ACCC Digital platforms inquiry: Audiences are boycotting mainstream news media

As the ACCC enquiry continues, the government must avoid blindly accepting media owner's views without considering the audience behind them, argues MediaScope’s Denise Shrivell.

When looking through the submissions to the ACCC Digital platforms inquiry, there is one voice which seems to be largely missing – the audience.

So my submission to the ACCC Digital platforms inquiry included the audience’s view, with the aim of showing the range of other reasons aside from digital disruption and revenue decline in our mainstream news media.

On April 2 and 3 I put out a survey to the #auspol Twitter audience, attracting 500 respondents within 24 hours.

First let’s be upfront – this survey data comes from a large, active, media and highly politically savvy, mostly progressively minded audience.

They are not ‘low news’ media consumers – in fact I’d argue they are representative of a group of news consumers whom parts of our mainstream news media once actively pursued – and are an audience our democracy needs.

Here’s some top line survey results from the 500 respondents.

They shared their news sources:

Then their trust of news sources:

Quite alarmingly, survey respondents overwhelmingly said our mainstream news media has a negative impact on our democracy and that they actively choose to boycott mainstream media:

And finally, the answered if they do or would pay for informative and trustworthy journalism:

Survey respondents were also asked for their views through a range of questions – where a word cloud was then created:

When taking into account these views of our news media landscape, it’s clear to see the presence of digital platforms are not the only reasons some audiences are leaving mainstream news media. My submission asks the ACCC Board to recognise this as part of its Digital platforms inquiry.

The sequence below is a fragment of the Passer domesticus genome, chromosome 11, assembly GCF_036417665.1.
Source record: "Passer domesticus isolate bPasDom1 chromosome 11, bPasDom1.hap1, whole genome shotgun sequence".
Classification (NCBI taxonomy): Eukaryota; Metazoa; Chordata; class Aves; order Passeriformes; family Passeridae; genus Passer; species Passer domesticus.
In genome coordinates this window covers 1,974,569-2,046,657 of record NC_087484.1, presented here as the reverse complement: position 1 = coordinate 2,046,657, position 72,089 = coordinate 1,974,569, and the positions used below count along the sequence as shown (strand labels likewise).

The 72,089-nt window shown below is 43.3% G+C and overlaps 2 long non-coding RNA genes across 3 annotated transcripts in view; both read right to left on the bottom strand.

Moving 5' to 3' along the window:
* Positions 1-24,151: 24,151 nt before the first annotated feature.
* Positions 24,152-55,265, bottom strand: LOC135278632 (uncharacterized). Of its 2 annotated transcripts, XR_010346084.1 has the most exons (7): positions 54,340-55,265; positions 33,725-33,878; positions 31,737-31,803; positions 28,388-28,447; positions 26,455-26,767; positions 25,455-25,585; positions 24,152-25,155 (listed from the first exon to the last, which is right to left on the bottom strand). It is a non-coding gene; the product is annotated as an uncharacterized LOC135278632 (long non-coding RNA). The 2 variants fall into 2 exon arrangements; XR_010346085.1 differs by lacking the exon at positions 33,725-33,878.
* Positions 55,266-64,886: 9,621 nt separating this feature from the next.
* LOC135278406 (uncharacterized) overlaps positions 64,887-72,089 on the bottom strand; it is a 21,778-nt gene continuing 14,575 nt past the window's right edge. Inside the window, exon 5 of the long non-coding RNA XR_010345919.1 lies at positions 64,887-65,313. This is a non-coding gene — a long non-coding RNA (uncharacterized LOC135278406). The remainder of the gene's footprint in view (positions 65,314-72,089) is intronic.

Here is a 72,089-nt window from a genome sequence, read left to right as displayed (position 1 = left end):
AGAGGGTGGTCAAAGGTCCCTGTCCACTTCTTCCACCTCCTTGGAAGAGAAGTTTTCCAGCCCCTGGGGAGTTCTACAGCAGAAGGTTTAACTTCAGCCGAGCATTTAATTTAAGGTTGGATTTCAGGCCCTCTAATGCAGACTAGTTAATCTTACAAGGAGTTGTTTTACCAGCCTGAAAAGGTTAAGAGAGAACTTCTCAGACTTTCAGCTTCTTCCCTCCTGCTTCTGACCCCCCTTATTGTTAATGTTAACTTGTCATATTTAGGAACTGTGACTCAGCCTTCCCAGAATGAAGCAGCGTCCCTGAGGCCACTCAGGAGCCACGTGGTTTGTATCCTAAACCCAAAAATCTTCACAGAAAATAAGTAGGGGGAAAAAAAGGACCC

The findings and comments found through this survey are not too different from what many of you – my colleagues – say to me privately. You know this is happening too.

While it is valid to scrutinise the fast changing and greatly disrupted Australian media landscape, the ACCC inquiry cannot be looked at without also considering the current political climate. Key factors in bringing about this inquiry into digital platforms include Facebook, Google and ‘others’ – think Amazon, Netflix and possibly Twitter.

The ACCC inquiry came about as part of last minute horse trading and concessions, when long-awaited media ownership reforms were pushed through Australia’s Senate in September 2017.

The key media reform repealed was the two out of three rule – set up prior to the internet – which stopped a single media proprietor owning TV, radio and print in one market. This two out of three rule has particularly inhibited NewsCorp from possibly achieving some of its market ambitions.

Australia is one of the most concentrated media ownership landscapes in the world, dominated by a few commercial traditional organisations. As we’ve seen worldwide, audiences, advertising revenue (and political influence) has continued to shift away from traditional to other media platforms, with the main beneficiaries being Facebook and Google.

Traditional mainstream media – particularly NewsCorp – still largely sets the news agenda of the day, and uses its reach and influence to lead the political narrative. NewsCorp is known for its bias to the current government – the conservative centre to extreme right-leaning Liberal National Party Coalition.

Australia’s Government is down in the polls and subject to internal idealogical and factional infighting, while holding a slim majority in parliament. To put it simply, it’s within government’s interests to keep traditional media owners on side. We’ve also seen the government cut funding to our national broadcaster and launch an inquiry in what is clearly a political move to narrow critical voices and to find further favour its supporters.

Overall the ACCC inquiry benefits Australia’s current government and brings traditional media owners a step closer to regulating its competition.

It is also through this lens which the ACCC Digital platforms inquiry should be viewed. Scrutiny is valid, but with the evolving media habits and needs of audiences in mind – not only those of one incumbent sector of the media landscape. This is what will ensure the survival of the Australian media industry.

Denise Shrivell is the founder of MediaScope. Subscribe to MediaScope’s Friday Newsletter here.

To hear Mumbrella co-founder Tim Burrowes discuss his own experience presenting at the ACCC enquiry, take a listen to this week’s Mumbrellacast.


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